This review was first published in 2013, but after recently dipping back into the novel, all fangirling about it still stands.
There are many tales from my childhood which I absolutely adore (The Tiger Who Came to Tea, Madeline, The Very Hungry Caterpillar, The Chronicles of Narnia, etc.), but The Secret Garden is my absolute favourite. I watched the VHS of the 1993 film so often when I was younger that I managed to wear it out.
The story in The Secret Garden is lovely. On the surface of it, the plot seems rather simple – a young girl is sent to England after the death of her parents during a cholera epidemic, and is forced to stay in the middle of nowhere (rural Yorkshire, to be precise) with a mysterious uncle whom she does not know. At first Mary Lennox, the young girl in question, is lonely, but her inherent stubbornness allows her to make the best of her situation. Those who persevere with her – the kindly maid Martha, for example – alter her personality, and she begins to care about those around her in consequence. Mary finds out about a secret walled garden which belonged to her aunt, and which has been shut up since her death. She vows to resurrect it with the help of kindly Martha’s lovely brother, Dickon.
What complexities there are creep into the plot almost immediately. Hodgson Burnett weaves ever such a lot of different details into the story – life in colonial India, disparities between different societies around the world, cholera, disability, death, suffering, the bleakness of surroundings, loneliness, the building of relationships and an appreciation of the natural world. I absolutely adore all of the characters in their own ways. Mary is headstrong – amusingly so at times – and her determination is often rather inspiring. Mrs Medlock is nowhere near as awful as the film makes her out to be (Maggie Smith’s portrayal of her did used to frighten me a little, I admit), and she does have compassion for her charge. Colin, despite his petulant nature and obsession with having a lump on his back like his father’s, is rather adorable.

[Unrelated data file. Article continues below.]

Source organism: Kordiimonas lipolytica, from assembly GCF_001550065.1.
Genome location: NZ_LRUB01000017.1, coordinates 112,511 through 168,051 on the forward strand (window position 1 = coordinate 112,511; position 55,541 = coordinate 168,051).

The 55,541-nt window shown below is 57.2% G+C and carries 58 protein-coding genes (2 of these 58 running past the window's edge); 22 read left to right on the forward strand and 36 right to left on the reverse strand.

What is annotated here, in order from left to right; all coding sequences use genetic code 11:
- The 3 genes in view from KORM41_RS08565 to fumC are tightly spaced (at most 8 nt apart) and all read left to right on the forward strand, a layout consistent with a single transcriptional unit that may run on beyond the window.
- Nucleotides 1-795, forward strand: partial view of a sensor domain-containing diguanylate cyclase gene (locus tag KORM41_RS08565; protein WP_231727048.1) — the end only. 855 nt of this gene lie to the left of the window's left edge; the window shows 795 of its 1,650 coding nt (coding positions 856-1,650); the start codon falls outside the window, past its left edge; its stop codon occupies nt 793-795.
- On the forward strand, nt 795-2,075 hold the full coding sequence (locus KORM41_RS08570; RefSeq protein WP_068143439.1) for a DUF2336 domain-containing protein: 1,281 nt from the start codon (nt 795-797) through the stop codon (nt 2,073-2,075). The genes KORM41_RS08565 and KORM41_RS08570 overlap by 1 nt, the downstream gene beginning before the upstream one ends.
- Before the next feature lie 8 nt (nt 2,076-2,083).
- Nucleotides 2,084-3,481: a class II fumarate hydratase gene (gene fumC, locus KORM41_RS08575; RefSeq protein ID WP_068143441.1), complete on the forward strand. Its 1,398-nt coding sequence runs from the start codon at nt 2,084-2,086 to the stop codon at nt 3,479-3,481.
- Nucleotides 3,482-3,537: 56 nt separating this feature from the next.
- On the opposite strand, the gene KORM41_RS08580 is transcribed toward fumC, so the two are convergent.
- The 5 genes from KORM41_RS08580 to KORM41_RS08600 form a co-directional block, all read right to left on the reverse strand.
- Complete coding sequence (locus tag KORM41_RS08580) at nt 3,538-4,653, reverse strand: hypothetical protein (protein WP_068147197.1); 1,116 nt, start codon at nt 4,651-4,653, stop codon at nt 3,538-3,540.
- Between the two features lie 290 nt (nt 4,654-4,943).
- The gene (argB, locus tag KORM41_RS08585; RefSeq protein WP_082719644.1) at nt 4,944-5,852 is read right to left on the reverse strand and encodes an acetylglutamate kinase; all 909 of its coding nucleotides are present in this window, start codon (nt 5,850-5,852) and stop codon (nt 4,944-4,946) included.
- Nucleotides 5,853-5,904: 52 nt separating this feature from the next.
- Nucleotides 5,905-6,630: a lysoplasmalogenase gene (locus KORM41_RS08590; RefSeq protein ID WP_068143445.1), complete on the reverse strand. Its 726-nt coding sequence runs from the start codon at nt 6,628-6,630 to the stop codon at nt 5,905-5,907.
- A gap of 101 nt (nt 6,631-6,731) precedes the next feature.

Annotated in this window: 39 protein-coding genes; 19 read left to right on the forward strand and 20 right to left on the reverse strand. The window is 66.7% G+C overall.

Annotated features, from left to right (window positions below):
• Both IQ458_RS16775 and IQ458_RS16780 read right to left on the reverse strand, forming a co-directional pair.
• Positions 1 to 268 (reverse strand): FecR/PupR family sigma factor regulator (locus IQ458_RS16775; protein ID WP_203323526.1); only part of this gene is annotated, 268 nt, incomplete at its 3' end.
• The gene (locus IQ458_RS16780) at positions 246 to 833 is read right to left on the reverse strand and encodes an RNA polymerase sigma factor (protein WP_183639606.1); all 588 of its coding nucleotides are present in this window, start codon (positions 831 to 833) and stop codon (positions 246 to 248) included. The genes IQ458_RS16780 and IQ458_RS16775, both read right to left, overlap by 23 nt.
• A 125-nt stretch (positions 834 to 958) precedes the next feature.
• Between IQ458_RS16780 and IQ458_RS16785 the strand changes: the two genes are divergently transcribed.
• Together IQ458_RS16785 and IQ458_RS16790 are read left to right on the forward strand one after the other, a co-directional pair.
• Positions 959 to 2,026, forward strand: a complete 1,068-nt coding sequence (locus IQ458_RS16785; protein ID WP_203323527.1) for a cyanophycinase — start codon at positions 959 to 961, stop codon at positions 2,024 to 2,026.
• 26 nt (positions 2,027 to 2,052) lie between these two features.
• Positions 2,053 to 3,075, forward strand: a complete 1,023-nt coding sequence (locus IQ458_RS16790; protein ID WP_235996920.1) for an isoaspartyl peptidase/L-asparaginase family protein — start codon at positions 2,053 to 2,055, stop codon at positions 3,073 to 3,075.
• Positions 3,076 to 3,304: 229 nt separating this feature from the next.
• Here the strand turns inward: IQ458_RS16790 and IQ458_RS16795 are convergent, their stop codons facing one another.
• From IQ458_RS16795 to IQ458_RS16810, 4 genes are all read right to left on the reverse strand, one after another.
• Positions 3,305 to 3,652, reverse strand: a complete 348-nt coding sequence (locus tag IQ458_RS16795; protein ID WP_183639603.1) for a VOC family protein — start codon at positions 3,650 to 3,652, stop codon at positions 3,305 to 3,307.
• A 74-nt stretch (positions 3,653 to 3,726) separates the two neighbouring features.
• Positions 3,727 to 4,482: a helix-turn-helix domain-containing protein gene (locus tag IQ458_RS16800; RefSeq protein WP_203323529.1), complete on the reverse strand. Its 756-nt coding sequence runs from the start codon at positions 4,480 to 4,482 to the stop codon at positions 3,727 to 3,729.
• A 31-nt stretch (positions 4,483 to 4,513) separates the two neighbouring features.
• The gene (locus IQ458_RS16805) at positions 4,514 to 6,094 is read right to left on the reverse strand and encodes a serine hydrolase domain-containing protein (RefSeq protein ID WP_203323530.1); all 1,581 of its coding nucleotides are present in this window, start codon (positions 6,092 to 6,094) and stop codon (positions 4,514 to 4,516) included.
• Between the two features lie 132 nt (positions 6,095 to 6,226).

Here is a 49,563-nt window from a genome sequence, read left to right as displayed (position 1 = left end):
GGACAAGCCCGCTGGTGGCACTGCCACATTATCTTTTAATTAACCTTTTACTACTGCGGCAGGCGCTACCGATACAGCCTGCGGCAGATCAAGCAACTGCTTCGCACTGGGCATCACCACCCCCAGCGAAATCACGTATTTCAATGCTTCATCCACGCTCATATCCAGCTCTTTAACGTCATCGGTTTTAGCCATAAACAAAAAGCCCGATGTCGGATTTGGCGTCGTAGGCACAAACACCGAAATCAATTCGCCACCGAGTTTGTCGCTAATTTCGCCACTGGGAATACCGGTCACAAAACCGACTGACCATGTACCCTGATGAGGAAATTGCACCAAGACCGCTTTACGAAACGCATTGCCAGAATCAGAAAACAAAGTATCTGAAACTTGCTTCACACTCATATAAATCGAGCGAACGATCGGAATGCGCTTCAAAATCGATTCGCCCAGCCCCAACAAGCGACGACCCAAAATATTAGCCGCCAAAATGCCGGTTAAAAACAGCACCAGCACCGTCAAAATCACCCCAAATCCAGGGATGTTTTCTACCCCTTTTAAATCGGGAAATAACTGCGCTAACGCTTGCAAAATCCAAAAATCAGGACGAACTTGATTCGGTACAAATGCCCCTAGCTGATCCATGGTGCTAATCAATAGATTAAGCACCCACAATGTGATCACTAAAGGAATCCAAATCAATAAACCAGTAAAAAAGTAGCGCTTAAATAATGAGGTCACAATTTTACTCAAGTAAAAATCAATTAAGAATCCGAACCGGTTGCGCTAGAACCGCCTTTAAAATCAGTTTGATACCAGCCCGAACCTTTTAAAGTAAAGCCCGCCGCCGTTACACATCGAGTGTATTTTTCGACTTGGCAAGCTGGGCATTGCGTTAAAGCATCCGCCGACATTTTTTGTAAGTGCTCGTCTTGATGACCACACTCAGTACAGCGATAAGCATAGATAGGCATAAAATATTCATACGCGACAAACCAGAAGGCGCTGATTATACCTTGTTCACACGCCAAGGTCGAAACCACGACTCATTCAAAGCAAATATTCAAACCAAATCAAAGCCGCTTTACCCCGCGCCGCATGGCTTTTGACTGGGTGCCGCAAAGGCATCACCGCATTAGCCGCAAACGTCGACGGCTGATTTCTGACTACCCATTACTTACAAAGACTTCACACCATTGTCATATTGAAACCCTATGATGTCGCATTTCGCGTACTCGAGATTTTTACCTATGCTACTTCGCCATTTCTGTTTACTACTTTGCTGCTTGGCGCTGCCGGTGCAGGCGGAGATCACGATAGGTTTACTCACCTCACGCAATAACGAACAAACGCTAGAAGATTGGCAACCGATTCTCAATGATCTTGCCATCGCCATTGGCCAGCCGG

I adore Hodgson Burnett’s writing style. With it, she has crafted a beautiful and memorable tale which gets better with every read, and she has introduced me to some of the finest literary characters I could ever hope to meet. The Secret Garden is an utterly enchanting novel, and the story and its characters will always have a place within my heart. I love the way in which they grow and develop as the story progresses, and their interactions with one another have been portrayed so well. A truly heartwarming tale, and a perfect summery read.